Linguistic features of Classical Chinese

Since the pronunciation of all modern varieties of Chinese are different from Old Chinese or other forms of historical Chinese (such as Middle Chinese), characters that once rhymed in poetry may not rhyme any longer (e.g. rhyming occurs sometimes in Min or Cantonese but not as frequently in Mandarin), or vice versa.


There is a famous Classical Chinese essay written in the early 20th-century by linguist Y. R. Chao called The Lion-Eating Poet in the Stone Den which contains only words that are now pronounced [ʂɨ́], [ʂɨ̌], [ʂɨ̀], and [ʂɨ̂] in Mandarin. It was written to show how Classical Chinese has become an impractical language for speakers of modern Chinese because Classical Chinese when spoken aloud is largely incomprehensible. However the essay is perfectly comprehensible when read silently because literary Chinese, by its very nature as a written language employing a logographic writing system, can often get away with the use of homophones that even in oral Old Chinese would not have been distinguishable in any way.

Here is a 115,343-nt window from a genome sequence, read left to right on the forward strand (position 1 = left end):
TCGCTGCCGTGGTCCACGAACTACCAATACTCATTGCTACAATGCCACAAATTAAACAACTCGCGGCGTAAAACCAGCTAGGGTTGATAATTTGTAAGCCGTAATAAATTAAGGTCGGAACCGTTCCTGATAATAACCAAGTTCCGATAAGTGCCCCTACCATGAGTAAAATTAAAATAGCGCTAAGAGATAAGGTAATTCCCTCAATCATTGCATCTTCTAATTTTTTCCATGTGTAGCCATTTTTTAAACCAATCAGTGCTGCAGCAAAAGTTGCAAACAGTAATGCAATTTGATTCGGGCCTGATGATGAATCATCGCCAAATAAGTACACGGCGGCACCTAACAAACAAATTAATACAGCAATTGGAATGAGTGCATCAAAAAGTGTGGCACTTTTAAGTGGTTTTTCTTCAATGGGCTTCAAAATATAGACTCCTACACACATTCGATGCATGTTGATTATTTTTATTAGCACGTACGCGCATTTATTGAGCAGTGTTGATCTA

Letters or essays written completely in Classical Chinese today may be considered quaint, old-fashioned or even pretentious by some, but may seem impressive to others.

My two cents

Chinese 典, used in Classical Wikipedia
Chinese 典, used in Classical Wikipedia (Photo credit: Wikipedia)

This was an interesting article to read with a lot to comprehend and grasp. I wonder if this pronunciation phenomenon has/will happen with Old English poetry or whatever being read aloud with modern-day English speech. With the rhyming bit, I wonder if poets realise this when they’re composing their odes and whatnot. In one sense, it’s the linguistic equivalent of link rot on the internet.

I also think of scene where a Chinese guy likes a Chinese girl, so if he wrote a love letter to her in Classical Chinese, I wonder if she would be turned off or impressed.

Quote source

Wikimedia Foundation. (2011). Classical Chinese. Available: Last accessed 2nd Mar 2011.


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